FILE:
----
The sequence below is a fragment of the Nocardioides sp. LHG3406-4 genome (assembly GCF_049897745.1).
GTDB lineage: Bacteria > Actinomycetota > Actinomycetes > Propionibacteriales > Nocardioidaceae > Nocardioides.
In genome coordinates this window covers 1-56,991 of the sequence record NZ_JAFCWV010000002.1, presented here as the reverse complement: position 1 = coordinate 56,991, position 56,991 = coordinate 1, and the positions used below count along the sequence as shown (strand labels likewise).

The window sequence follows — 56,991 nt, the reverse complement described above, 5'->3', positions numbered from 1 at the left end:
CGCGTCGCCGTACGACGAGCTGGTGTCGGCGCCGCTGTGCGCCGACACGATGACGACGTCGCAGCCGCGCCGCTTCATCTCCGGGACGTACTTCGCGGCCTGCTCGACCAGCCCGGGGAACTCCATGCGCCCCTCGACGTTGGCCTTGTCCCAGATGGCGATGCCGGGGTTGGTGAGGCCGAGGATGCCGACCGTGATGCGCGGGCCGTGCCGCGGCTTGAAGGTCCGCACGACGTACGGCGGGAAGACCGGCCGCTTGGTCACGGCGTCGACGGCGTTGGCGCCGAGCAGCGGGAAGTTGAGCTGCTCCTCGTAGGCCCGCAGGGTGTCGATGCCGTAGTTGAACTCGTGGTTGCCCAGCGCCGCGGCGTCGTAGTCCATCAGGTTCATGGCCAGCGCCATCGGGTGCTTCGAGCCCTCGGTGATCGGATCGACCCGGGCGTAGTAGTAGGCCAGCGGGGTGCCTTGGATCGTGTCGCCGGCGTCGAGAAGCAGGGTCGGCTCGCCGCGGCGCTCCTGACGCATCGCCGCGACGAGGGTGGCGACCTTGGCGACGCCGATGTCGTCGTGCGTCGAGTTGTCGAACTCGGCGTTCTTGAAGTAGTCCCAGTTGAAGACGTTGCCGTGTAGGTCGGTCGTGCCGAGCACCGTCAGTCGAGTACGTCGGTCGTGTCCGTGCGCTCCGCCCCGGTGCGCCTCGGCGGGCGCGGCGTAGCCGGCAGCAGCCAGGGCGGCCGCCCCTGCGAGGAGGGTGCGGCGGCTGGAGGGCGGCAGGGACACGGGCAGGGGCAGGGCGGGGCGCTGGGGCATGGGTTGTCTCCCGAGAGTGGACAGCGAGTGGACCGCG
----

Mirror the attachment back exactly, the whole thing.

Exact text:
The sequence below is a fragment of the Nocardioides sp. LHG3406-4 genome (assembly GCF_049897745.1).
GTDB lineage: Bacteria > Actinomycetota > Actinomycetes > Propionibacteriales > Nocardioidaceae > Nocardioides.
In genome coordinates this window covers 1-56,991 of the sequence record NZ_JAFCWV010000002.1, presented here as the reverse complement: position 1 = coordinate 56,991, position 56,991 = coordinate 1, and the positions used below count along the sequence as shown (strand labels likewise).

The window sequence follows — 56,991 nt, the reverse complement described above, 5'->3', positions numbered from 1 at the left end:
CGCGTCGCCGTACGACGAGCTGGTGTCGGCGCCGCTGTGCGCCGACACGATGACGACGTCGCAGCCGCGCCGCTTCATCTCCGGGACGTACTTCGCGGCCTGCTCGACCAGCCCGGGGAACTCCATGCGCCCCTCGACGTTGGCCTTGTCCCAGATGGCGATGCCGGGGTTGGTGAGGCCGAGGATGCCGACCGTGATGCGCGGGCCGTGCCGCGGCTTGAAGGTCCGCACGACGTACGGCGGGAAGACCGGCCGCTTGGTCACGGCGTCGACGGCGTTGGCGCCGAGCAGCGGGAAGTTGAGCTGCTCCTCGTAGGCCCGCAGGGTGTCGATGCCGTAGTTGAACTCGTGGTTGCCCAGCGCCGCGGCGTCGTAGTCCATCAGGTTCATGGCCAGCGCCATCGGGTGCTTCGAGCCCTCGGTGATCGGATCGACCCGGGCGTAGTAGTAGGCCAGCGGGGTGCCTTGGATCGTGTCGCCGGCGTCGAGAAGCAGGGTCGGCTCGCCGCGGCGCTCCTGACGCATCGCCGCGACGAGGGTGGCGACCTTGGCGACGCCGATGTCGTCGTGCGTCGAGTTGTCGAACTCGGCGTTCTTGAAGTAGTCCCAGTTGAAGACGTTGCCGTGTAGGTCGGTCGTGCCGAGCACCGTCAGTCGAGTACGTCGGTCGTGTCCGTGCGCTCCGCCCCGGTGCGCCTCGGCGGGCGCGGCGTAGCCGGCAGCAGCCAGGGCGGCCGCCCCTGCGAGGAGGGTGCGGCGGCTGGAGGGCGGCAGGGACACGGGCAGGGGCAGGGCGGGGCGCTGGGGCATGGGTTGTCTCCCGAGAGTGGACAGCGAGTGGACCGCG